Healthcare's biggest challenge is neither the flaming fires of medical inflation nor the embarrassingly high number of uninsured Americans.
Although price hikes and access remain major problems, the top priority is designing a payment system that addresses the actual cost of providing medical services, as well as the expense of training clinicians, treating the indigent and operating community health programs.
These segments can be bundled together or treated individually. The point is, they must be recognized as costs of doing business. Those favoring private-sector solutions should call for rejuvenation of community rating or something more creative. The alternative is a government-directed single payment system, a concept bitterly opposed by many healthcare executives.
Disproportionate-share charges, tax breaks and capital cost charges have not done enough to smooth the rough spots. And the industry will continue to unravel unless all sides become attuned to the weaknesses of the current payment system.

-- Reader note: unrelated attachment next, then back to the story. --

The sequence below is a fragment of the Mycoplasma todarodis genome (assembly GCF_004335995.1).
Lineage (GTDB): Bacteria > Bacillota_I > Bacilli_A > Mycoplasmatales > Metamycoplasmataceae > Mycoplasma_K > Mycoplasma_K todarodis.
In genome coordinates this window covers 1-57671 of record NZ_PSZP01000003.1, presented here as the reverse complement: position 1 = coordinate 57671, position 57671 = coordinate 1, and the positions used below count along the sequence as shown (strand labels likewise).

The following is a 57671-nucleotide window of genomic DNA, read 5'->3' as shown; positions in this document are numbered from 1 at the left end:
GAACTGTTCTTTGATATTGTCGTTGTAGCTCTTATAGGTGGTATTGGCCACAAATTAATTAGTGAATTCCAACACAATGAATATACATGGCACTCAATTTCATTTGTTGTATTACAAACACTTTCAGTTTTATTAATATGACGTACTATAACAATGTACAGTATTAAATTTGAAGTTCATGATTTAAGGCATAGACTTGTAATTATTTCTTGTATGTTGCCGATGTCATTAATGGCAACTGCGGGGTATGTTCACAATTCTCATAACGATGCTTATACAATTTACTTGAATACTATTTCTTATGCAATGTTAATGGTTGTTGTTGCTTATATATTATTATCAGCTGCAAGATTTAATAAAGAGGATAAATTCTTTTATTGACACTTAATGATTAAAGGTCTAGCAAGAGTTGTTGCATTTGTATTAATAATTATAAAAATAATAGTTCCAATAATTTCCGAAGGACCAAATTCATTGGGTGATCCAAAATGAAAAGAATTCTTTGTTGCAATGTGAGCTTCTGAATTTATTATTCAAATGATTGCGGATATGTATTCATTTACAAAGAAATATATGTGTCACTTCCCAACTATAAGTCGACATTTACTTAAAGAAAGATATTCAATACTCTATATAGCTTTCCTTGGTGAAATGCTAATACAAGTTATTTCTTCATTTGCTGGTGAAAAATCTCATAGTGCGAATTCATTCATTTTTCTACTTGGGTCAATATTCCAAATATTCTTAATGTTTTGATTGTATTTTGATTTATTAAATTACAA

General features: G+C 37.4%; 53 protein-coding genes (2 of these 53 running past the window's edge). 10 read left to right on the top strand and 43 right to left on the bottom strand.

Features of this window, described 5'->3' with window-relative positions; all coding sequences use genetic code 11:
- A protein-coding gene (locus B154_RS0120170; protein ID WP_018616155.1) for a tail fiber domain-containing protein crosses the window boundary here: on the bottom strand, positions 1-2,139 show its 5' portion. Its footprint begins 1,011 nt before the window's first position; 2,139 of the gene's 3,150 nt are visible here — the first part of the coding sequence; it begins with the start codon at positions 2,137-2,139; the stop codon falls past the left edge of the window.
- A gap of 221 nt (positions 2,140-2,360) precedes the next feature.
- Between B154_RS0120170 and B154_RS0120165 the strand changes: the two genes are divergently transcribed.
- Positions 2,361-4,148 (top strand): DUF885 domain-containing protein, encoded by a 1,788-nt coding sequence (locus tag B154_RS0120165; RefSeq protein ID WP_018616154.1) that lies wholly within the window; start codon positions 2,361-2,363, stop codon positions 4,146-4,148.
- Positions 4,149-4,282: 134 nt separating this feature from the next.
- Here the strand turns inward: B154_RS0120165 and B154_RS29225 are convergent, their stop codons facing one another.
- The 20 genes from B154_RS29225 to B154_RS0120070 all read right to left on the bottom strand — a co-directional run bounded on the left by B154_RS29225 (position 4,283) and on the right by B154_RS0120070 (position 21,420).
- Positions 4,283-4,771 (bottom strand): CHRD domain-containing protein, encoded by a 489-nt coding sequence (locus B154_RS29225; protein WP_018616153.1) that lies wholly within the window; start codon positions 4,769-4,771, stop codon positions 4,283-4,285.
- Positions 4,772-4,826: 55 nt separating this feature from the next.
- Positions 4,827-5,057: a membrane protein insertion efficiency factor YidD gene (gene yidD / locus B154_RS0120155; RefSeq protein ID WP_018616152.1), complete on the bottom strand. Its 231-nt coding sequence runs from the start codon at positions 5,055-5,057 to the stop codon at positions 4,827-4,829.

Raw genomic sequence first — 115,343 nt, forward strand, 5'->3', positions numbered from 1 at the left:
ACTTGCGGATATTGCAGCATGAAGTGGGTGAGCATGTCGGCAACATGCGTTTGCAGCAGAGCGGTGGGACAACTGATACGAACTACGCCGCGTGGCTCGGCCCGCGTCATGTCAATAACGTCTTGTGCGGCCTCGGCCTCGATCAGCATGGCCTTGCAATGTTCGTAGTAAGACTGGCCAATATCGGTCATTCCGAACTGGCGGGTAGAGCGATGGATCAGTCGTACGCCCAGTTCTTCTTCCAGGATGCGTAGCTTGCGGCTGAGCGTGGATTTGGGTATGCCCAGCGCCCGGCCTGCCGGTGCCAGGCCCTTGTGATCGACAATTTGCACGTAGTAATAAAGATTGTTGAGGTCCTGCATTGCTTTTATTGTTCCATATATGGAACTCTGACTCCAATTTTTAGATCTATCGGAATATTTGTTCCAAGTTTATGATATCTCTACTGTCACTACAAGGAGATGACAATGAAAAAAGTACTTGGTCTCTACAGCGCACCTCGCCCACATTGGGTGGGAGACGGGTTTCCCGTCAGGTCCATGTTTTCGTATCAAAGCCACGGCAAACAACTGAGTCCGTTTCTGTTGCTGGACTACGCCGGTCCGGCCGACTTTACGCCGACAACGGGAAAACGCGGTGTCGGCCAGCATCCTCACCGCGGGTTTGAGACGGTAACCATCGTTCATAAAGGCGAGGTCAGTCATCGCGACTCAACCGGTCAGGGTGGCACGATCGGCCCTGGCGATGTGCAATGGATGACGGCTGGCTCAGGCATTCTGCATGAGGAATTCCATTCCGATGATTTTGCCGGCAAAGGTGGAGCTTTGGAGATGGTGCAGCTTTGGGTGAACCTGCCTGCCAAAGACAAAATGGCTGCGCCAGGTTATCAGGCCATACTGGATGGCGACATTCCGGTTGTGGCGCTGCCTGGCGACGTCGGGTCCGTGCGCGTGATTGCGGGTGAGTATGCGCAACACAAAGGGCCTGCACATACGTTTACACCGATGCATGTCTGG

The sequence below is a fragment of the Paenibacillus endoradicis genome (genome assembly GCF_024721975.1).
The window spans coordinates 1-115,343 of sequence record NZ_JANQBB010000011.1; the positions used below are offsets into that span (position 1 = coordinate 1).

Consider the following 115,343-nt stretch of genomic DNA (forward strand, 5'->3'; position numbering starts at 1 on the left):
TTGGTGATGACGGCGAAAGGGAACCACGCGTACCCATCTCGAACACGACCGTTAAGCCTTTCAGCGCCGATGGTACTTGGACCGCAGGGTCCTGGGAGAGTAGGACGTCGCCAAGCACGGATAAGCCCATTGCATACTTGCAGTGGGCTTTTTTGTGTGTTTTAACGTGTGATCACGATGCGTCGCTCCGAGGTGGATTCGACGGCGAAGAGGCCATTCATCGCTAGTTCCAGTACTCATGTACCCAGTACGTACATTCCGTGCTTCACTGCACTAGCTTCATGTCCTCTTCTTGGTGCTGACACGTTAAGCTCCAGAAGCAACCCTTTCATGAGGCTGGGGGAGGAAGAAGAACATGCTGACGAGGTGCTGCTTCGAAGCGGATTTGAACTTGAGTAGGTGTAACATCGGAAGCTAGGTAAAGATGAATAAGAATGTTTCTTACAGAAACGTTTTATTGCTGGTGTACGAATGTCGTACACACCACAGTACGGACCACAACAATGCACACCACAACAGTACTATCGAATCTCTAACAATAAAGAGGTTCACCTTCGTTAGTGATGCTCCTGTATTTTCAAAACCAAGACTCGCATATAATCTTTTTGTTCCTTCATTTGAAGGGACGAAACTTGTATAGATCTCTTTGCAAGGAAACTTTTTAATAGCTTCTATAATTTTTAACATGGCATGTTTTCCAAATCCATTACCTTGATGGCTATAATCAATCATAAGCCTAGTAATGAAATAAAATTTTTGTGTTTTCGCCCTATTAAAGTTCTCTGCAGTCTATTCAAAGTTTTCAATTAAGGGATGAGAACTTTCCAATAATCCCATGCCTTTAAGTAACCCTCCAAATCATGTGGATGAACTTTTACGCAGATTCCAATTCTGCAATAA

At the same time, hospital managers must recognize the relationship between pricing and financial performance.
A new report by Cleverley & Associates signals a flurry of hospital closures because of deteriorating profits and the inability to manage costs. The Columbus, Ohio, research and consulting firm believes many small hospitals in rural areas and low-income urban neighborhoods "are two steps from the financial abyss."
As the distance widens between the haves and have-nots, policymakers need to realize high-performance hospitals are successful because of their ability to negotiate prices above costs. They are also able to develop money-making product lines and stand firm against discount-hungry managed-care plans.
The poor performers don't necessarily have higher costs. What they lack is negotiating power, investment income and cash reserves. Many are close to defaulting on debt payments. Managers facing these long odds at least have to examine and understand pricing strategies.
A better answer is a redesign of the payment system. Without it, look for a healthcare crisis in a neighborhood or town near you.